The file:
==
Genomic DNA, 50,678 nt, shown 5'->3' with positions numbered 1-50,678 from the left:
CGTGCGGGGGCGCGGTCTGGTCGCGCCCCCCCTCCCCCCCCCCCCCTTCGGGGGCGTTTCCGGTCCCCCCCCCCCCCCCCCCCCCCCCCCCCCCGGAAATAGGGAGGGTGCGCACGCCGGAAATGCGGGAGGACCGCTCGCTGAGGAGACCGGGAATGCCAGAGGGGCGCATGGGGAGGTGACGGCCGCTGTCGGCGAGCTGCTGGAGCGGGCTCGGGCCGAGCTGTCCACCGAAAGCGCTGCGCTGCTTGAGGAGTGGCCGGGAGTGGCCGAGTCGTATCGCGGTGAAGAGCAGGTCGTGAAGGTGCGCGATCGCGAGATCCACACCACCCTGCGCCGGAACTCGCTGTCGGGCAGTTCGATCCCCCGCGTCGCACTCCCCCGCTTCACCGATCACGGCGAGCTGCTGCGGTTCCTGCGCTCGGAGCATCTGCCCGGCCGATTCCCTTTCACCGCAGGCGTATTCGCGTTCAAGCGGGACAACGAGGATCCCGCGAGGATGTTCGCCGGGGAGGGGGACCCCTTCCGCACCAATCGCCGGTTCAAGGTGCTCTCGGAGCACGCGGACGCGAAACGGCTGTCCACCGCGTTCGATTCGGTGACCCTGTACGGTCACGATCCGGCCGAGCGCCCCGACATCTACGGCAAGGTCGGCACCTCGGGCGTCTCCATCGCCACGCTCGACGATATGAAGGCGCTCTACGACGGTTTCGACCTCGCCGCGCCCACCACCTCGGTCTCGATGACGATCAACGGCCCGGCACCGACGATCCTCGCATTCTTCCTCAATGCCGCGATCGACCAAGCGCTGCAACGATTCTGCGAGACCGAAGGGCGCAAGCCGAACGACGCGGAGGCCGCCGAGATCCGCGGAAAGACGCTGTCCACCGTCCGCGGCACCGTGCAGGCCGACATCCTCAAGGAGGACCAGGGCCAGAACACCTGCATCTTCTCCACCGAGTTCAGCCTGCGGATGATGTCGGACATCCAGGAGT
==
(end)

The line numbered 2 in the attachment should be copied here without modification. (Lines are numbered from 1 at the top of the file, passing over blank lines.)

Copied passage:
CGTGCGGGGGCGCGGTCTGGTCGCGCCCCCCCTCCCCCCCCCCCCCTTCGGGGGCGTTTCCGGTCCCCCCCCCCCCCCCCCCCCCCCCCCCCCCGGAAATAGGGAGGGTGCGCACGCCGGAAATGCGGGAGGACCGCTCGCTGAGGAGACCGGGAATGCCAGAGGGGCGCATGGGGAGGTGACGGCCGCTGTCGGCGAGCTGCTGGAGCGGGCTCGGGCCGAGCTGTCCACCGAAAGCGCTGCGCTGCTTGAGGAGTGGCCGGGAGTGGCCGAGTCGTATCGCGGTGAAGAGCAGGTCGTGAAGGTGCGCGATCGCGAGATCCACACCACCCTGCGCCGGAACTCGCTGTCGGGCAGTTCGATCCCCCGCGTCGCACTCCCCCGCTTCACCGATCACGGCGAGCTGCTGCGGTTCCTGCGCTCGGAGCATCTGCCCGGCCGATTCCCTTTCACCGCAGGCGTATTCGCGTTCAAGCGGGACAACGAGGATCCCGCGAGGATGTTCGCCGGGGAGGGGGACCCCTTCCGCACCAATCGCCGGTTCAAGGTGCTCTCGGAGCACGCGGACGCGAAACGGCTGTCCACCGCGTTCGATTCGGTGACCCTGTACGGTCACGATCCGGCCGAGCGCCCCGACATCTACGGCAAGGTCGGCACCTCGGGCGTCTCCATCGCCACGCTCGACGATATGAAGGCGCTCTACGACGGTTTCGACCTCGCCGCGCCCACCACCTCGGTCTCGATGACGATCAACGGCCCGGCACCGACGATCCTCGCATTCTTCCTCAATGCCGCGATCGACCAAGCGCTGCAACGATTCTGCGAGACCGAAGGGCGCAAGCCGAACGACGCGGAGGCCGCCGAGATCCGCGGAAAGACGCTGTCCACCGTCCGCGGCACCGTGCAGGCCGACATCCTCAAGGAGGACCAGGGCCAGAACACCTGCATCTTCTCCACCGAGTTCAGCCTGCGGATGATGTCGGACATCCAGGAGT